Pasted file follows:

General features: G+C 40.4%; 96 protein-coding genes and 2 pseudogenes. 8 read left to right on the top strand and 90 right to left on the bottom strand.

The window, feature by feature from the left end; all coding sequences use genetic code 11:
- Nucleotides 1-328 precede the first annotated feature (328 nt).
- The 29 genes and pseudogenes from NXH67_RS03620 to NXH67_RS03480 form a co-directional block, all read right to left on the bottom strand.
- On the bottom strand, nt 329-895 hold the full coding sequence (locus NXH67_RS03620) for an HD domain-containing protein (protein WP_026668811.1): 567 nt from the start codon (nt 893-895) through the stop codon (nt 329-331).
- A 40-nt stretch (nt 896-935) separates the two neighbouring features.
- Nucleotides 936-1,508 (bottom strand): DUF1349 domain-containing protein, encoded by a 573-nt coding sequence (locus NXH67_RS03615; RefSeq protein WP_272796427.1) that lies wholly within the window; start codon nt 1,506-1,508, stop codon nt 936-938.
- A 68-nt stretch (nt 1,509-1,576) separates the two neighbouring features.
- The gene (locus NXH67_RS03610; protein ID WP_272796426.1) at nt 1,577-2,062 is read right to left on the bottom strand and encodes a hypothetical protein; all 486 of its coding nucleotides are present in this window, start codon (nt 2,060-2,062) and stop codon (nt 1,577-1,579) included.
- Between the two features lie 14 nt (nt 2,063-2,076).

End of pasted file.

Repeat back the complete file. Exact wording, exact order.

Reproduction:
General features: G+C 40.4%; 96 protein-coding genes and 2 pseudogenes. 8 read left to right on the top strand and 90 right to left on the bottom strand.

The window, feature by feature from the left end; all coding sequences use genetic code 11:
- Nucleotides 1-328 precede the first annotated feature (328 nt).
- The 29 genes and pseudogenes from NXH67_RS03620 to NXH67_RS03480 form a co-directional block, all read right to left on the bottom strand.
- On the bottom strand, nt 329-895 hold the full coding sequence (locus NXH67_RS03620) for an HD domain-containing protein (protein WP_026668811.1): 567 nt from the start codon (nt 893-895) through the stop codon (nt 329-331).
- A 40-nt stretch (nt 896-935) separates the two neighbouring features.
- Nucleotides 936-1,508 (bottom strand): DUF1349 domain-containing protein, encoded by a 573-nt coding sequence (locus NXH67_RS03615; RefSeq protein WP_272796427.1) that lies wholly within the window; start codon nt 1,506-1,508, stop codon nt 936-938.
- A 68-nt stretch (nt 1,509-1,576) separates the two neighbouring features.
- The gene (locus NXH67_RS03610; protein ID WP_272796426.1) at nt 1,577-2,062 is read right to left on the bottom strand and encodes a hypothetical protein; all 486 of its coding nucleotides are present in this window, start codon (nt 2,060-2,062) and stop codon (nt 1,577-1,579) included.
- Between the two features lie 14 nt (nt 2,063-2,076).